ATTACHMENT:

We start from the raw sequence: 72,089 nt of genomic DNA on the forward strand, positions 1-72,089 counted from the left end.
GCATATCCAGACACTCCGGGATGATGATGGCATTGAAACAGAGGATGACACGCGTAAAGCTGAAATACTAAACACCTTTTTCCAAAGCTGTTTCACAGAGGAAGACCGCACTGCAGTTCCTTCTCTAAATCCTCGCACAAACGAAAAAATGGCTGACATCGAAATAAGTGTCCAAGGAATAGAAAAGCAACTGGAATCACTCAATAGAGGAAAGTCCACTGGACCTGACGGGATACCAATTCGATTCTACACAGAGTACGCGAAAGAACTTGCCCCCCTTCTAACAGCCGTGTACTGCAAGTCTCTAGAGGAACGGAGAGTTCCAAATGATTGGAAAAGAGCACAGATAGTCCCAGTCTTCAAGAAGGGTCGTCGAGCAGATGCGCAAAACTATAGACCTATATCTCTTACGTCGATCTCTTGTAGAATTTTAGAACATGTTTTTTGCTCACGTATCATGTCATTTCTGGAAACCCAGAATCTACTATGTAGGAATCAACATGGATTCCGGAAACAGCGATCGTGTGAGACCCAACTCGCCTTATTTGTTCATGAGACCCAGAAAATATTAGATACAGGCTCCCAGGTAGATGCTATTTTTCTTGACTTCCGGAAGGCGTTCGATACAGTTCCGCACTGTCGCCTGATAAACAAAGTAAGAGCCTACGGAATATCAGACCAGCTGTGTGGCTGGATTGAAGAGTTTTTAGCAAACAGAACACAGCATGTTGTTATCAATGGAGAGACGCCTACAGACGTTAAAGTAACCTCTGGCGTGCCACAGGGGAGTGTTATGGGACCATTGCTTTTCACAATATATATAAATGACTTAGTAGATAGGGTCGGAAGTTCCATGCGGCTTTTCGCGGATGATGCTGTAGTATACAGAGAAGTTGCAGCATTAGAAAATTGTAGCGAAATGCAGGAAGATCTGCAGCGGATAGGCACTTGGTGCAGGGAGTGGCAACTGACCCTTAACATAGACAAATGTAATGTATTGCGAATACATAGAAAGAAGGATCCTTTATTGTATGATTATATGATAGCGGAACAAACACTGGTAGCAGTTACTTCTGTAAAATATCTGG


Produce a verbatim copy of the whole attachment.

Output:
We start from the raw sequence: 72,089 nt of genomic DNA on the forward strand, positions 1-72,089 counted from the left end.
GCATATCCAGACACTCCGGGATGATGATGGCATTGAAACAGAGGATGACACGCGTAAAGCTGAAATACTAAACACCTTTTTCCAAAGCTGTTTCACAGAGGAAGACCGCACTGCAGTTCCTTCTCTAAATCCTCGCACAAACGAAAAAATGGCTGACATCGAAATAAGTGTCCAAGGAATAGAAAAGCAACTGGAATCACTCAATAGAGGAAAGTCCACTGGACCTGACGGGATACCAATTCGATTCTACACAGAGTACGCGAAAGAACTTGCCCCCCTTCTAACAGCCGTGTACTGCAAGTCTCTAGAGGAACGGAGAGTTCCAAATGATTGGAAAAGAGCACAGATAGTCCCAGTCTTCAAGAAGGGTCGTCGAGCAGATGCGCAAAACTATAGACCTATATCTCTTACGTCGATCTCTTGTAGAATTTTAGAACATGTTTTTTGCTCACGTATCATGTCATTTCTGGAAACCCAGAATCTACTATGTAGGAATCAACATGGATTCCGGAAACAGCGATCGTGTGAGACCCAACTCGCCTTATTTGTTCATGAGACCCAGAAAATATTAGATACAGGCTCCCAGGTAGATGCTATTTTTCTTGACTTCCGGAAGGCGTTCGATACAGTTCCGCACTGTCGCCTGATAAACAAAGTAAGAGCCTACGGAATATCAGACCAGCTGTGTGGCTGGATTGAAGAGTTTTTAGCAAACAGAACACAGCATGTTGTTATCAATGGAGAGACGCCTACAGACGTTAAAGTAACCTCTGGCGTGCCACAGGGGAGTGTTATGGGACCATTGCTTTTCACAATATATATAAATGACTTAGTAGATAGGGTCGGAAGTTCCATGCGGCTTTTCGCGGATGATGCTGTAGTATACAGAGAAGTTGCAGCATTAGAAAATTGTAGCGAAATGCAGGAAGATCTGCAGCGGATAGGCACTTGGTGCAGGGAGTGGCAACTGACCCTTAACATAGACAAATGTAATGTATTGCGAATACATAGAAAGAAGGATCCTTTATTGTATGATTATATGATAGCGGAACAAACACTGGTAGCAGTTACTTCTGTAAAATATCTGG